I would like to respond with a toast to the honorable mayor of your city, Mr. Wang. And I certainly want to congratulate the city on its interest in children and in culture, and in all of the things that make toward peace. And if we are to have peace, it must begin with the little children. We must begin to teach little children to give instead of just to take. Now when you sent the Little Ambassadors From Shanghai to the United States, there were lovable children.
   And they were the best ambassadors that the nation of China could possibly have sent. They did you great credit, they won sympathy and love, and friendship, and they helped toward peace. They are talented, very talented young children, and they're also very lovable. And I was so greatly honored when they called me their grandfather. And I call them my Chinese grandchildren, and I hope to see them this afternoon. I love them.

   The Shanghai Children's Palace was established 30 years ago by Madame Soong Ching Ling. It provides education and training in music, dance, art, science, and crafts for over 2,000 Shanghai children. This palace was the first of over 4,000 similar facilities in all parts of China. It was from this Shanghai Children's Palace that the children were selected to tour the United States. The children had come to know Mr. Armstrong well while visiting America, and they prepared an unforgettable welcome for him.
   On his final evening in China, Mr. Armstrong was honored at a dinner at the Jin Jiang Club in Shanghai by Mayor Wang and other Chinese officials who had helped him in his memorable six days in the People's Republic of China. There, Mr. Armstrong again stressed the importance of the proper teaching of little children.
   "The reason for all of the troubles in the world could be stated in just two words: human nature. And human nature is an acquired type of attitude and intention of mind. We were not born with human nature; we acquired it after we were born. The best hope that we humans have of bringing world peace, does not come just alone from our efforts as adults, but is going to come from the training of little children before they acquire this human nature, and teaching them to be generous and to give. So I am so happy that our foundations are joining hands together to work, not only for world peace, but also to promote everything we can for the teaching and the training, the culture, of little children."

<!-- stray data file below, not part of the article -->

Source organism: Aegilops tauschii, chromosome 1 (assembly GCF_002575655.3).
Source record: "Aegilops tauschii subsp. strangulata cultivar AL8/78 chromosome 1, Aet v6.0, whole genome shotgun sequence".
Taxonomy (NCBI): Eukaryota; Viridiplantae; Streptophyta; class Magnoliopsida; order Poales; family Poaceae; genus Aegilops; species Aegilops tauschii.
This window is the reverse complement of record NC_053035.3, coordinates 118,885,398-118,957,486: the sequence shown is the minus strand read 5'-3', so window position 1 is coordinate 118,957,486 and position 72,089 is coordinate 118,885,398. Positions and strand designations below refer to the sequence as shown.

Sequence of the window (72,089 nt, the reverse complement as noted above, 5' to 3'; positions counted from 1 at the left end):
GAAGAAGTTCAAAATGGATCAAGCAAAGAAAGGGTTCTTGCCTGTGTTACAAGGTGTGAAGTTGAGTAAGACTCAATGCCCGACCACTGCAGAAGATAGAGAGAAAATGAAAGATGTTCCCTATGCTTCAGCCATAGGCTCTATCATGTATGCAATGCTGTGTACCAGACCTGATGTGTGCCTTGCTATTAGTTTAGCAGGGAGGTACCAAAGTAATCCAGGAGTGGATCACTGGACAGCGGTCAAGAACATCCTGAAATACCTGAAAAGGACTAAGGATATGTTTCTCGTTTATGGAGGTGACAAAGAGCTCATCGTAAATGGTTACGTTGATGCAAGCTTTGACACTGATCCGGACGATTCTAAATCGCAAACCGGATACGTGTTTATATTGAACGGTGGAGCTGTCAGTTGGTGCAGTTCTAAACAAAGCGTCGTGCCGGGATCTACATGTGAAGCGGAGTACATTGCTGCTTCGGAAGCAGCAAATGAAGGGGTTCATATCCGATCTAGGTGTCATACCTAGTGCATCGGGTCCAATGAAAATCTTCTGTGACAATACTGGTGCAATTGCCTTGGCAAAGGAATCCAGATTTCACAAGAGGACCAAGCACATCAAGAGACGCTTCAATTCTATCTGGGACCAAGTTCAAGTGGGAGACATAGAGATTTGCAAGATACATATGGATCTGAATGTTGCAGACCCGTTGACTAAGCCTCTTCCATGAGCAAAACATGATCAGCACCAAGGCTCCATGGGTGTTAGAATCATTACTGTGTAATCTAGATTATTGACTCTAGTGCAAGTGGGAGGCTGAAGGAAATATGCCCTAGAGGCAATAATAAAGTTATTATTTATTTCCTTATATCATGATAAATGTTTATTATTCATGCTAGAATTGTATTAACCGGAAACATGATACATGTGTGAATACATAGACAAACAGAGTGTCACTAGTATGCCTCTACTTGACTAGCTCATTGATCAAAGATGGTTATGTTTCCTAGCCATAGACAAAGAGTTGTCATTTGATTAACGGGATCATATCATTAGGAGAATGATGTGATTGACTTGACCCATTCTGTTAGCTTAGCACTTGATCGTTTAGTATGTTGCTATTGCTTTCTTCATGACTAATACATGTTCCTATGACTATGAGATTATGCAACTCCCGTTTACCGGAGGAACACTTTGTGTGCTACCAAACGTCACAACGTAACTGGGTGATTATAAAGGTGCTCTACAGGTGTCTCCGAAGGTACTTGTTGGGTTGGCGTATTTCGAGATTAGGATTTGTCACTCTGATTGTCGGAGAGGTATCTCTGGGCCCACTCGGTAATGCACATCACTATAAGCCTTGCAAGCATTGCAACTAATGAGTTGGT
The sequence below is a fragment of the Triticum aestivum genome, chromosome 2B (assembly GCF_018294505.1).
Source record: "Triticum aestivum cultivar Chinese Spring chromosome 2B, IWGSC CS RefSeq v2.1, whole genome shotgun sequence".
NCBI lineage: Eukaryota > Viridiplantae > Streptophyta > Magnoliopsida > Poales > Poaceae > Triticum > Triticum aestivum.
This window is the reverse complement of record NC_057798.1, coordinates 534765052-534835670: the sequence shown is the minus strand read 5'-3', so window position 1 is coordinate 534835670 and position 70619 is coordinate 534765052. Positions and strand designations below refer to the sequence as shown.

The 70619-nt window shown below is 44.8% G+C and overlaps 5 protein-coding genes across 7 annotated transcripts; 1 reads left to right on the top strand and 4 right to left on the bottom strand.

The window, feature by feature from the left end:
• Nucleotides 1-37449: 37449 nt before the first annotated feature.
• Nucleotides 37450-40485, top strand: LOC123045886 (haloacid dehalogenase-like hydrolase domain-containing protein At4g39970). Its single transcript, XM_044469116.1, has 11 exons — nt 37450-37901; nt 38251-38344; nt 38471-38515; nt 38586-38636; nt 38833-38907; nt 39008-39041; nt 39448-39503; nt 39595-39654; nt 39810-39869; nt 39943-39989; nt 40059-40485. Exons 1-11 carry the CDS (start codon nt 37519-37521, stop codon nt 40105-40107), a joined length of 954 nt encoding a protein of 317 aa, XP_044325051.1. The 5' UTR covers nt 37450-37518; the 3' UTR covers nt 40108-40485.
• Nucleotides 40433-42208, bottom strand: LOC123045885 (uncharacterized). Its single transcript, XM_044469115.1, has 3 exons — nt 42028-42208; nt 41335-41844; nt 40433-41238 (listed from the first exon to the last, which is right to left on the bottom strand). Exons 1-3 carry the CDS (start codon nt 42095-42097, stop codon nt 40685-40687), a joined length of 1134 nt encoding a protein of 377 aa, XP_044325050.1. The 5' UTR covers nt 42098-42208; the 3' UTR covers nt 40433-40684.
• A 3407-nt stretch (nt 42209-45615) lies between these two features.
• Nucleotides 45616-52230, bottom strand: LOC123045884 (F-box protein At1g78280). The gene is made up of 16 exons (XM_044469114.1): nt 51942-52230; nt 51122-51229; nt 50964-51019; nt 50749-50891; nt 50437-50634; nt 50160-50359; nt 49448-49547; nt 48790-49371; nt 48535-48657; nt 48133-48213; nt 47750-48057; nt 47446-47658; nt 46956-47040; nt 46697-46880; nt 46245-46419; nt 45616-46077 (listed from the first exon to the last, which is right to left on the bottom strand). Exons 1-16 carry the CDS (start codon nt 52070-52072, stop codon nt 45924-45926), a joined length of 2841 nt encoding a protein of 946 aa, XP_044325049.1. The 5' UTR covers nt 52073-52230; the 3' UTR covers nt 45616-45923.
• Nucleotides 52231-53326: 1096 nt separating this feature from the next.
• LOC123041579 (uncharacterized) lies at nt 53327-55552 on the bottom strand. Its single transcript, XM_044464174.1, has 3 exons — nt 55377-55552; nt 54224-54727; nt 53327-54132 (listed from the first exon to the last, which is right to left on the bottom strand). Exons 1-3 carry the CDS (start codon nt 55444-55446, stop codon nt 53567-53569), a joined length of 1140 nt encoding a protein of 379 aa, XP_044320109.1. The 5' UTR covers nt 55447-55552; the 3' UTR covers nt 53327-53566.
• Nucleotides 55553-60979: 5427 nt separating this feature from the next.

And now, before closing this program, I want to tell you once again about the magazine we publish, Youth '85. Youth '85. I wish there had been a magazine like this when I was a teenager. Youth '85 is a magazine of intense interest to youth of all ages up to 92, my own age. I find it exceedingly interesting, and it's educational as well as entertaining. It covers sports; it covers the activities of youth. It's a full-color magazine, profusely illustrated.
   Now, there's no subscription price. You don't have enough money to buy a subscription, but you may have a copy just for subscribing. That's all you need to do. Now also, I want to offer you a book that I've offered two or three times on this program, the book that is titled Never Before Understood - Why Humanity Cannot Solve Its Problems [Never Before Understood - Why Humanity Cannot Solve Its Evils]. It's something that has never been understood why people cannot solve their problems. You need to have that booklet.
   Then, another magazine, which I think is the most important magazine in the world today, and one of the largest circulated magazines on the face of the Earth, The Plain Truth. The Plain Truth, a magazine of understanding. Circulation is now well over seven million copies every month. It's also a handsome magazine, in full-cover, well illustrated, a leading magazine in every sense of the word, a magazine covering world news where it's leading, giving you an understanding of the news in the world of what is happening every day. You can really understand and know that you understand what is taking place in the world, and where it's leading. There is no magazine like The Plain Truth.
   It is unique in every way, and there is no subscription price. There is no charge for the booklet. There's no subscription price for either magazine. Now you just send your request to me, Herbert W. Armstrong, at Pasadena, California. If you write the zip code, is 91123. But better yet, go to the telephone and make a toll-free call. There's no charge for this either, it's toll-free, and you call 1-800-423-4444. You dial 1 first, of course, then 800-423-4444. So until next time, Herbert W. Armstrong, goodbye, friends.

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Telecast Date: January 10, 1985